General Assembly Session Records, November 1860-February 1861, Petitions Box 8, North Carolina State Archives.

Soft-hearted? Soft-headed.

To the General Assembly of North Carolina

It is desirable that you should adopt a course of policy, and pass a system of laws to induce, if not compel, the free negroes in North Carolina to emigrate to the Abolition and Free Soil states.  It appears to me that Negrophobia, which is now raging and rousing up a large number of people in the non-Slaveholding states cannot be cured more effectually than by giving them some strong black medicine out of their own black Bottle: and therefore, the members of the Legislature ought in my Judgment to enact all the constitutional laws in their power to effect the object I have indicated.  I do not intend to offer reasons and arguments in favor of such Laws.  Every man who has a southern head on his shoulders and a southern heart in his bosom must see the propriety and the necessity of such legislation.

I propose that you pass a law making the ownership of land on which free negroes reside liable to pay all the taxes, contracts, damages, Penalties, fines and costs, and other legal liabilities which colored persons may contract or incur while living thereon. That it, I would make the actual possession of the free negro, a lein, on the land on which he lived, and let that lein continue until his public and private liabilities were paid and satisfied.

There is a numerous class of the worst sort of Abolitionists dwelling in our midst in the southern states who clandestinely trade with slaves and receive stolen good in payment for ardent spirits and other articles, thereby corrupting and destroying the value of servants.  Many of these malefactors are insolvent persons and some of them are agents of men of property, who select such deputies to do their dirty work, hoping that prudent laws cannot reach and punish them.  I propose that the offense just stated shall be punished, not only with fine and imprisonment, but, by one of more whippings on the bare back at the whipping post.  I am aware some persons have an aversion, through a sort of sickly sympathy, to inflict corporal punishment for the commission of any offences, hoping to gain for themselves the character of being very soft hearted, but I think all such might with much more propriety be considered very soft headed.  When offences proceed from the conception of the human heart, let no honest man sympathise with the offender.  But when the frailty of [illegible] nature is to be punished for deeds done without deliberation, then, kind and generous feelings may be justly excercised.  Society can only be carried on and preserved through the influence of example.  Those persons who live by corrupting and hiring negroes to steal for their benefit, deserve and ought to receive the most severe and exemplary punishments.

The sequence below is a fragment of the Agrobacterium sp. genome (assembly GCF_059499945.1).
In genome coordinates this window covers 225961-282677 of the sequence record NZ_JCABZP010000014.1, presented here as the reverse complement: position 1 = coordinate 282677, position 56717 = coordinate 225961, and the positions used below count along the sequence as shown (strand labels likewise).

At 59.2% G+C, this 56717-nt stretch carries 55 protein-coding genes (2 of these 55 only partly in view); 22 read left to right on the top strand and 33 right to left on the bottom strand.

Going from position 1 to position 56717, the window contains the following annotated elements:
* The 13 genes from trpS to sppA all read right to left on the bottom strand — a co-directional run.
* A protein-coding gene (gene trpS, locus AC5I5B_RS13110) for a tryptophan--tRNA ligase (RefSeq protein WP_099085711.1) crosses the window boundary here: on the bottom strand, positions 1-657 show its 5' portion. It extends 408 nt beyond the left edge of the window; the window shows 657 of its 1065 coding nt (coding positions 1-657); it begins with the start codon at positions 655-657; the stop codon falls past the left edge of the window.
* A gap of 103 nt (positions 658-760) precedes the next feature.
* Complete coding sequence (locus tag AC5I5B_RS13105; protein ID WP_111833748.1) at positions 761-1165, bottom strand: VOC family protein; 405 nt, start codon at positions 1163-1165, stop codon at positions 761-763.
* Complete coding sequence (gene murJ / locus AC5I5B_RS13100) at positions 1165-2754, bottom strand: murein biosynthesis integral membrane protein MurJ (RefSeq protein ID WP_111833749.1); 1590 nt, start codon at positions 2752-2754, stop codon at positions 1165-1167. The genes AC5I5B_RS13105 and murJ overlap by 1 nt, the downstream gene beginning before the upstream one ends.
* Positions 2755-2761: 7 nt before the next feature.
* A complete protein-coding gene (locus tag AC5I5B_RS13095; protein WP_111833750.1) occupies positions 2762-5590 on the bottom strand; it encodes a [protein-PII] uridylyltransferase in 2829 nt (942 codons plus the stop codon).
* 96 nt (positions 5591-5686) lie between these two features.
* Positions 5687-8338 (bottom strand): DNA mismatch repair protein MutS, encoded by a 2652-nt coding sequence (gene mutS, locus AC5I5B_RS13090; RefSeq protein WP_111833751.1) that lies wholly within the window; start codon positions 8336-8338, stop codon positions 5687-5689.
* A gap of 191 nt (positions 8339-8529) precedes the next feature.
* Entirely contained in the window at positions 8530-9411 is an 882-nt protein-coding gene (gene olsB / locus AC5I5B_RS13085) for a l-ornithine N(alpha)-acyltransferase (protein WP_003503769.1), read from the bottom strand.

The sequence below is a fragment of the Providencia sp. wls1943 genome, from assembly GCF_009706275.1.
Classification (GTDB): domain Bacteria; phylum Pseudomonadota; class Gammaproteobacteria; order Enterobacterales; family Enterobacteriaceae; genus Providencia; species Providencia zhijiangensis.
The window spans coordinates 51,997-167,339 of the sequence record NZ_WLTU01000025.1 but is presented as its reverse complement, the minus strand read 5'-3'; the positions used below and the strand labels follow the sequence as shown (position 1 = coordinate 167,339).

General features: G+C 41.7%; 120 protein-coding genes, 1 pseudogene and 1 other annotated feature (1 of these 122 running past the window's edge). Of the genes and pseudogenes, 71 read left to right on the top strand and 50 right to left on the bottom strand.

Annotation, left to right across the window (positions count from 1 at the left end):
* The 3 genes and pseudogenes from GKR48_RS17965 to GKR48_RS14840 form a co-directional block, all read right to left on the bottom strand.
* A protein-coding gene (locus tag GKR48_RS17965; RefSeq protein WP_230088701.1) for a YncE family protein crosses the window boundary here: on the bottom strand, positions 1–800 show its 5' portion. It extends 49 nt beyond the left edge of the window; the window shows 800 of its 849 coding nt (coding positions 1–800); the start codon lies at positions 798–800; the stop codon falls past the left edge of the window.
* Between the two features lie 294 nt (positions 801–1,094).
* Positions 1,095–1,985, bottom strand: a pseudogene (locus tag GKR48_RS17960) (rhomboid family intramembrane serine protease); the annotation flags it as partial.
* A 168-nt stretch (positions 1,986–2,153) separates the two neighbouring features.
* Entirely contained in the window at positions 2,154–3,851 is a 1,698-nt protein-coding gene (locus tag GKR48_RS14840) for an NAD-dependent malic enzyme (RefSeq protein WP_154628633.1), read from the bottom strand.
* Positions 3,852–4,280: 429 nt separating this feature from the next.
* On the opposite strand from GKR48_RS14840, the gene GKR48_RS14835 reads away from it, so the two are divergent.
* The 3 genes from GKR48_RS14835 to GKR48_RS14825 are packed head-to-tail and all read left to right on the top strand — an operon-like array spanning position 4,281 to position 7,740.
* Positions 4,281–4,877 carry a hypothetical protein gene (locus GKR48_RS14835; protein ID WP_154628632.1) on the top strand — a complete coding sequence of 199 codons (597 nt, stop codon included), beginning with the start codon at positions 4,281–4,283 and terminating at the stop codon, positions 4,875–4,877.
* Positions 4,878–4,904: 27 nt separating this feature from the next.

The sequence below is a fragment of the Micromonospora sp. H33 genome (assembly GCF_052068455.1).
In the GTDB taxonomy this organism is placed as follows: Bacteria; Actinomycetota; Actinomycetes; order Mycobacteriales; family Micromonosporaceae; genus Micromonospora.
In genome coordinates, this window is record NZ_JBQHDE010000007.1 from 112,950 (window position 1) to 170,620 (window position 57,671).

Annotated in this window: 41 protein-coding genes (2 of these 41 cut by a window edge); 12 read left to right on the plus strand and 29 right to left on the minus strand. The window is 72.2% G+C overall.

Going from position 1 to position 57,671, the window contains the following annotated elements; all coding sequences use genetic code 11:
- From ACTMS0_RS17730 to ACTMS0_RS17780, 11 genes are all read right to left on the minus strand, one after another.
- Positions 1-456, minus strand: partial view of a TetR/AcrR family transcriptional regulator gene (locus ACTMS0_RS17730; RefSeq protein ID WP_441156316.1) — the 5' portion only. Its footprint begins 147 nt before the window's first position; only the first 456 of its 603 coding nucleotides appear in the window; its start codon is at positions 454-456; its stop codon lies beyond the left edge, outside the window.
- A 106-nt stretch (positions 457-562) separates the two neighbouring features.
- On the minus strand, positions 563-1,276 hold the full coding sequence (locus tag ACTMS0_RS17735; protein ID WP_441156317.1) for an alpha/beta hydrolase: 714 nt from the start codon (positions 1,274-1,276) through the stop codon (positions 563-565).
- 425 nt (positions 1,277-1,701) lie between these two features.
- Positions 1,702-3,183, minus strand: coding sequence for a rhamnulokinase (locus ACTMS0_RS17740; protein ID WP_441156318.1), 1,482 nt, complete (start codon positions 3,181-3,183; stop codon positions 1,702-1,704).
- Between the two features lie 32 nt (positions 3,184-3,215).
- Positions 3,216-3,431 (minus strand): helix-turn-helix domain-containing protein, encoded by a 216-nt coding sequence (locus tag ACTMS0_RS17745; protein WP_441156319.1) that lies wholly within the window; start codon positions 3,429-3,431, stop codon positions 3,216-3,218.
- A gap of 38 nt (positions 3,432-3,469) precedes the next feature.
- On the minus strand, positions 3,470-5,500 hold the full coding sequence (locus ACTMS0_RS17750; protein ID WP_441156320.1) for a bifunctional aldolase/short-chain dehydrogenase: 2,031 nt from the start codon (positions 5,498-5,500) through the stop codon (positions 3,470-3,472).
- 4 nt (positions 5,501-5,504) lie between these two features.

All our laws on the subject of Slavery, and the officious intermedling with it, which is the sin of the age, require revision, amendment and improvement.

I make another suggestion; I would make the land on which white Tenants live, liable to pay all fines, penalties and costs that they may be liable to pay while living on these landlords land; Then, the honest taxpayers and good citizens of the state & county would not so often be taxed, unjustly, to pay costs after the conviction of insolvent malefactors and old sinners.

Respectfully presented by James Graham.

Petition of James Graham, Lincoln County, dated 29 December 1850.  Petitions, North Carolina General Assembly, North Carolina State Archives.